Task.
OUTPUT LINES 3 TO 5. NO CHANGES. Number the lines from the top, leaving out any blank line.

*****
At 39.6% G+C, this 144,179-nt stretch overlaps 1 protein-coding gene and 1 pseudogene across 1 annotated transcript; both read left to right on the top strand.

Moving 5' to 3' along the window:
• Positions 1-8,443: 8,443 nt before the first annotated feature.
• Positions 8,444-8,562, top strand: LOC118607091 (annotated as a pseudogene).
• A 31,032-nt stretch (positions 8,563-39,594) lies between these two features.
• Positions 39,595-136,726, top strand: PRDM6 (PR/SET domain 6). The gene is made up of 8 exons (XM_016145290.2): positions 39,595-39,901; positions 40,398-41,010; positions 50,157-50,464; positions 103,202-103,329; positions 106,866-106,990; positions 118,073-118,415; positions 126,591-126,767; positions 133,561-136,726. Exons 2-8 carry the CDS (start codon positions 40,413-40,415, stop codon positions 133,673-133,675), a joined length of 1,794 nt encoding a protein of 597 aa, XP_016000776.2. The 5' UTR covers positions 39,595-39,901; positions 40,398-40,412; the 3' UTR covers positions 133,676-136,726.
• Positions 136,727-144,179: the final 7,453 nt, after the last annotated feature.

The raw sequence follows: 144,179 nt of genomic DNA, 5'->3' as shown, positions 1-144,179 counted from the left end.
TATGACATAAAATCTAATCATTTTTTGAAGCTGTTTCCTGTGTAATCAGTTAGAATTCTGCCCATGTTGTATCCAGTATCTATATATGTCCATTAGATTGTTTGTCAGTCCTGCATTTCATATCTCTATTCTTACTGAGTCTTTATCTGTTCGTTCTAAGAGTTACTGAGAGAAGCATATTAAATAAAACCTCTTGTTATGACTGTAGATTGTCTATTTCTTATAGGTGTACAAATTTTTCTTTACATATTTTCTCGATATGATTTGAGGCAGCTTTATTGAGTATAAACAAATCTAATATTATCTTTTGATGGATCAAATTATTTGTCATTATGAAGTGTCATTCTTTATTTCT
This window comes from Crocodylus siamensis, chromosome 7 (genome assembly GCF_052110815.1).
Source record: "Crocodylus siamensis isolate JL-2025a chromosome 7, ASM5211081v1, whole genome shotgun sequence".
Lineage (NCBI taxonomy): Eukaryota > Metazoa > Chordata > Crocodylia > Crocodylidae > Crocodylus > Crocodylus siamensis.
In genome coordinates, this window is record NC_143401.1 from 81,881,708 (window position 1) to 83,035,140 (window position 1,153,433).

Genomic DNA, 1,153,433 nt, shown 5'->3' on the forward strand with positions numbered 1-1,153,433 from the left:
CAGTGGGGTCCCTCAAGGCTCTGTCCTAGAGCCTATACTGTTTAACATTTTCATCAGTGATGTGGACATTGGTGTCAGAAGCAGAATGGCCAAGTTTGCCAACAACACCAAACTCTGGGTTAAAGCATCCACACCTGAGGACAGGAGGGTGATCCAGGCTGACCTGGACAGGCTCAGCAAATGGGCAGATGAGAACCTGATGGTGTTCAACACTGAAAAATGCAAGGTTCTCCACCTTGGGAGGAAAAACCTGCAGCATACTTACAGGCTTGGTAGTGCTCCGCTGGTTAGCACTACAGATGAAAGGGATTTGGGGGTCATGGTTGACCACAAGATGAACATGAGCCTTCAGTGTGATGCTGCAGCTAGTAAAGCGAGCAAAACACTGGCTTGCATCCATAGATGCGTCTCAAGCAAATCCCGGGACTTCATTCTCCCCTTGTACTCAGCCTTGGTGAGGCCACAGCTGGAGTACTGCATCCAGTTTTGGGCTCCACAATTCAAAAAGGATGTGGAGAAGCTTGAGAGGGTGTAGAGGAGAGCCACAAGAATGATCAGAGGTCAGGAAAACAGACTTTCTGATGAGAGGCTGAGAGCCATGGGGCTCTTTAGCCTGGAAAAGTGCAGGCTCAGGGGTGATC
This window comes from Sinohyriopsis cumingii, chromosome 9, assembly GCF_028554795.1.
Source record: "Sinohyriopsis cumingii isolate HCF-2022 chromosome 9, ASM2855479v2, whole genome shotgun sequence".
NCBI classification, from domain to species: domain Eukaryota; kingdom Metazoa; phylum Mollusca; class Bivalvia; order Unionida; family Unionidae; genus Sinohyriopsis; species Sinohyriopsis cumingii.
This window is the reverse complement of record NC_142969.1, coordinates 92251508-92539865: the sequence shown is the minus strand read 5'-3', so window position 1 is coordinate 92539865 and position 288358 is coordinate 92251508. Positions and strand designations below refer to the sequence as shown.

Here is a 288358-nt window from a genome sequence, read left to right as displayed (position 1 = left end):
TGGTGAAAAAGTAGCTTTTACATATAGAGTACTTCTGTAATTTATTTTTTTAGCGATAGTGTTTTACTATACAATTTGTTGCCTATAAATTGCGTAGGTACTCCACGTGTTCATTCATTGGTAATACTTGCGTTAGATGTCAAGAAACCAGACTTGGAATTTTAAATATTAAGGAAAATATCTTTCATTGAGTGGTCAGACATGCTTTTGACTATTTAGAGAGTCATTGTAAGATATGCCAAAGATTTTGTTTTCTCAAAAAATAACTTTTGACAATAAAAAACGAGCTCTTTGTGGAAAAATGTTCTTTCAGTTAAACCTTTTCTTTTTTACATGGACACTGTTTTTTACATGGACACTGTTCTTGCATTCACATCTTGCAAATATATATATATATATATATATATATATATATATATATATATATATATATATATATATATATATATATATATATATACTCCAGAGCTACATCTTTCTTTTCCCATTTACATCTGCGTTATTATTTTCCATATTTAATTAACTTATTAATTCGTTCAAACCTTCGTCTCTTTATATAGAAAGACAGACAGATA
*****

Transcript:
• Positions 1-8,443: 8,443 nt before the first annotated feature.
• Positions 8,444-8,562, top strand: LOC118607091 (annotated as a pseudogene).
• A 31,032-nt stretch (positions 8,563-39,594) lies between these two features.